Neurological conditions ranging from migraine to stroke, Parkinson’s disease and dementia, are now the leading cause of ill-health worldwide, causing 11.1 million deaths in 2021, research has revealed.

The number of people living with or dying from disorders of the nervous system has risen dramatically over the past three decades, with 43% of the world’s population – 3.4 billion people – affected in 2021, according to a study published in the Lancet.

The analysis in the Global Burden of Disease, Injuries, and Risk Factors study suggested that the total amount of disability, illness and premature death caused by 37 neurological conditions increased by just over 18% from about 375m years of healthy life lost in 1990 to 443m years in 2021.

Researchers said the rise was owing to the growth of the global population and higher life expectancy, as well as increased exposure to environmental, metabolic and lifestyle risk factors such as pollution, obesity and diet respectively.

In the UK, figures from Brain Research UK show one in six people have some form of neurological condition, with 2.6 million people living with the effects of traumatic brain injury or stroke.

There are more than 944,000 people in the UK who have dementia, with the numbers expected to increase to more than a million by 2030.

Globally, stroke was the condition with the greatest burden of disease. The other leading contributors included meningitis, epilepsy, Alzheimer’s disease and other dementias, brain injury in newborn babies, neurological complications in babies born before 37 weeks of pregnancy, nerve damage caused by diabetes, autism and cancers of the nervous system.

The most prevalent neurological disorders in 2021 were tension headaches, with about 2bn cases, and migraine, with about 1.1bn cases.

The fastest growing condition surveyed was nerve damage caused by diabetes, which was ranked as having the fifth highest disease burden globally, reflecting the steep rise in type 2 diabetes over the same period.

For the first time, the study examined neurodevelopmental disorders, such as autism, and neurological disorders in children, finding that they accounted for 80m years of healthy life lost worldwide in 2021 – about a fifth of the total.

The researchers highlighted global health inequalities, with 80% of neurological deaths and health loss occurring in low- and middle-income countries. In the worst-off regions of western and central sub-Saharan Africa, the death rate and years lost to ill-health, disability or early death were five times higher than the global average.

The study flagged up the importance of preventive measures to reduce the risk of developing some neurological conditions, most importantly lowering high systolic blood pressure, which measures arterial pressure when the heart beats. These measures could prevent 84% of illness, disability and premature death from stroke, it found.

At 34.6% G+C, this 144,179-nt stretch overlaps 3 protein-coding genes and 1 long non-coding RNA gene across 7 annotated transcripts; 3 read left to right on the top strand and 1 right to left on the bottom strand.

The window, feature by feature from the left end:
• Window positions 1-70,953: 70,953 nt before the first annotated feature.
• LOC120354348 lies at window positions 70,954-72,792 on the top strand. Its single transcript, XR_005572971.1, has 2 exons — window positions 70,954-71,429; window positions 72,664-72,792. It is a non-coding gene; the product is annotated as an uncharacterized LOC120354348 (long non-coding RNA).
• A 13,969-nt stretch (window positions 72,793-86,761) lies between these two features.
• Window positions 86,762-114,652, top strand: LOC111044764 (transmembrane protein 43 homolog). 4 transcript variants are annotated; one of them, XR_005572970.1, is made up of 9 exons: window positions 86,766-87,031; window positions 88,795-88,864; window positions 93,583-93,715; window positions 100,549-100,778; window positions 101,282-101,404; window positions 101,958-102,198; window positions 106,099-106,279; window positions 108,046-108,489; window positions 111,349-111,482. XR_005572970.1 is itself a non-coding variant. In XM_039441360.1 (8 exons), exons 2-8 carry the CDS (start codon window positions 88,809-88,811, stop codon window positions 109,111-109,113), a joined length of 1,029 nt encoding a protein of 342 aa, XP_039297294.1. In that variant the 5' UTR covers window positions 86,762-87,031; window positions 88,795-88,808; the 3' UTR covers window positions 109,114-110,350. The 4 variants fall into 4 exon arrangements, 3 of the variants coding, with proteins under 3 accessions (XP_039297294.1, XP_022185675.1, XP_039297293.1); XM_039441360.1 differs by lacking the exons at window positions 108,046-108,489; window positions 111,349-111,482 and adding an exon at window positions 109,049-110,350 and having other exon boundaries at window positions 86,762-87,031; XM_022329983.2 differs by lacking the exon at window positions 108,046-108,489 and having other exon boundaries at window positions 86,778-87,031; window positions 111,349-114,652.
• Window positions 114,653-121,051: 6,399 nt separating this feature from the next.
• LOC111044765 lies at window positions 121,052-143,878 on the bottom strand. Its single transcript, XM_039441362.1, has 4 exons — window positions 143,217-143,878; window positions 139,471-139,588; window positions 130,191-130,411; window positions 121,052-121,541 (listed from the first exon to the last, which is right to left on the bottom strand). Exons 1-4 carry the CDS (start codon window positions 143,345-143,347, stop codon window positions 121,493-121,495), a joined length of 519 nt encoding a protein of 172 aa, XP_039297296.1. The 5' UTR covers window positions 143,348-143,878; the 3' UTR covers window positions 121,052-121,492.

The lead author, Dr Jaimie Steinmetz, from the Institute for Health Metrics and Evaluation, said: “As the world’s leading cause of overall disease burden, and with case numbers rising 59% globally since 1990, nervous system conditions must be addressed through effective, culturally acceptable and affordable prevention, treatment, rehabilitation, and long-term care strategies.”

Dr Leah Mursaleen, the head of research at Alzheimer’s Research UK, said: “These figures are really concerning and underline the need for urgent action. Without it, dementia is going to continue to devastate millions of lives across the world. Here in the UK, that means placing an even greater strain on the NHS.”

Juliet Bouverie, the chief executive at the Stroke Association, said: “It is highly concerning to read that neurological conditions like stroke are now the leading cause of ill health and disability worldwide. In the UK alone, there are more than 100,000 strokes each year and 1.3 million stroke survivors and these numbers are only set to grow.

“While stroke has a devastating effect on many people and their family and friends, it also has a huge societal impact financially. By next year, the average cost of stroke to the NHS will rise to £43bn and this could increase to £75bn by 2035. Then there is the loss of productivity – with one in four strokes happening to people of working age, without support to get stroke survivors back into work, the UK is looking at a cost of £1.3bn per year in lost productivity.”

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